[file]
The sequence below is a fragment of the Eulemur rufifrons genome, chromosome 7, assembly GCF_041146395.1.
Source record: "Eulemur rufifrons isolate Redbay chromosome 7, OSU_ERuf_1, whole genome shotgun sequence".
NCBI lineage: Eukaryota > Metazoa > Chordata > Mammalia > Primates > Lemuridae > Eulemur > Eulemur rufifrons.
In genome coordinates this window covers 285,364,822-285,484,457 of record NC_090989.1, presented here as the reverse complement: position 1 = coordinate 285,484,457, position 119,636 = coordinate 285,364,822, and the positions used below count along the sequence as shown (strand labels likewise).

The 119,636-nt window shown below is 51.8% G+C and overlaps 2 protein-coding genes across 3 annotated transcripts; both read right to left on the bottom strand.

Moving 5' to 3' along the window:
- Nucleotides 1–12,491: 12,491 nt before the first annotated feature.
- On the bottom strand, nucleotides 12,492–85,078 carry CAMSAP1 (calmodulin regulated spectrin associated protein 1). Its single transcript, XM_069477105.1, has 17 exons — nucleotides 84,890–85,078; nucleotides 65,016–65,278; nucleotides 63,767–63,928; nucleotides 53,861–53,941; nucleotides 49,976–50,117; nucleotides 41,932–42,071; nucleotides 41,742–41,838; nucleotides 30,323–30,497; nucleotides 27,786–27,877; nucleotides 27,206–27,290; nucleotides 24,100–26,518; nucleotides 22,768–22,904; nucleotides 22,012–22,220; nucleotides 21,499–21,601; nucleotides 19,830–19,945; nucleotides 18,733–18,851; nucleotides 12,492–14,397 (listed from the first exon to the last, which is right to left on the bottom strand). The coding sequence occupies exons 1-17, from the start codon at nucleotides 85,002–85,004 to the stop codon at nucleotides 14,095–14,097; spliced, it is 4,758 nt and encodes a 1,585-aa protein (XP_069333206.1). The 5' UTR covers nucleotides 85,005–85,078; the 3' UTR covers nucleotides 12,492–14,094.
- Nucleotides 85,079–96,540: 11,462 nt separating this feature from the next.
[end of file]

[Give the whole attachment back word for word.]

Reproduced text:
The sequence below is a fragment of the Eulemur rufifrons genome, chromosome 7, assembly GCF_041146395.1.
Source record: "Eulemur rufifrons isolate Redbay chromosome 7, OSU_ERuf_1, whole genome shotgun sequence".
NCBI lineage: Eukaryota > Metazoa > Chordata > Mammalia > Primates > Lemuridae > Eulemur > Eulemur rufifrons.
In genome coordinates this window covers 285,364,822-285,484,457 of record NC_090989.1, presented here as the reverse complement: position 1 = coordinate 285,484,457, position 119,636 = coordinate 285,364,822, and the positions used below count along the sequence as shown (strand labels likewise).

The 119,636-nt window shown below is 51.8% G+C and overlaps 2 protein-coding genes across 3 annotated transcripts; both read right to left on the bottom strand.

Moving 5' to 3' along the window:
- Nucleotides 1–12,491: 12,491 nt before the first annotated feature.
- On the bottom strand, nucleotides 12,492–85,078 carry CAMSAP1 (calmodulin regulated spectrin associated protein 1). Its single transcript, XM_069477105.1, has 17 exons — nucleotides 84,890–85,078; nucleotides 65,016–65,278; nucleotides 63,767–63,928; nucleotides 53,861–53,941; nucleotides 49,976–50,117; nucleotides 41,932–42,071; nucleotides 41,742–41,838; nucleotides 30,323–30,497; nucleotides 27,786–27,877; nucleotides 27,206–27,290; nucleotides 24,100–26,518; nucleotides 22,768–22,904; nucleotides 22,012–22,220; nucleotides 21,499–21,601; nucleotides 19,830–19,945; nucleotides 18,733–18,851; nucleotides 12,492–14,397 (listed from the first exon to the last, which is right to left on the bottom strand). The coding sequence occupies exons 1-17, from the start codon at nucleotides 85,002–85,004 to the stop codon at nucleotides 14,095–14,097; spliced, it is 4,758 nt and encodes a 1,585-aa protein (XP_069333206.1). The 5' UTR covers nucleotides 85,005–85,078; the 3' UTR covers nucleotides 12,492–14,094.
- Nucleotides 85,079–96,540: 11,462 nt separating this feature from the next.